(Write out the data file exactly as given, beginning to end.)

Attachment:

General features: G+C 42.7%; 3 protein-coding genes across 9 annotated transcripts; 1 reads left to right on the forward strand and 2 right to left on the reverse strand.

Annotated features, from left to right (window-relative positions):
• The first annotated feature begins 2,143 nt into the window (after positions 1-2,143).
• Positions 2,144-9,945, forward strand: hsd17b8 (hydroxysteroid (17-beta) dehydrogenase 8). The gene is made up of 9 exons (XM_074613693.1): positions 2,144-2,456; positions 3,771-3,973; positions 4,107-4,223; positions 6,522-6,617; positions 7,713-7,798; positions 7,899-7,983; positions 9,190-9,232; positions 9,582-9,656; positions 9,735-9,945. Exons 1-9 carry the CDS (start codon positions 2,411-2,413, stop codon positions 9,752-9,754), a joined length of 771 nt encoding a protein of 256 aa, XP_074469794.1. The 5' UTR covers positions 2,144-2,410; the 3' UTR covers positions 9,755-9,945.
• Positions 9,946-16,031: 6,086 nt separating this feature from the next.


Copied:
General features: G+C 42.7%; 3 protein-coding genes across 9 annotated transcripts; 1 reads left to right on the forward strand and 2 right to left on the reverse strand.

Annotated features, from left to right (window-relative positions):
• The first annotated feature begins 2,143 nt into the window (after positions 1-2,143).
• Positions 2,144-9,945, forward strand: hsd17b8 (hydroxysteroid (17-beta) dehydrogenase 8). The gene is made up of 9 exons (XM_074613693.1): positions 2,144-2,456; positions 3,771-3,973; positions 4,107-4,223; positions 6,522-6,617; positions 7,713-7,798; positions 7,899-7,983; positions 9,190-9,232; positions 9,582-9,656; positions 9,735-9,945. Exons 1-9 carry the CDS (start codon positions 2,411-2,413, stop codon positions 9,752-9,754), a joined length of 771 nt encoding a protein of 256 aa, XP_074469794.1. The 5' UTR covers positions 2,144-2,410; the 3' UTR covers positions 9,755-9,945.
• Positions 9,946-16,031: 6,086 nt separating this feature from the next.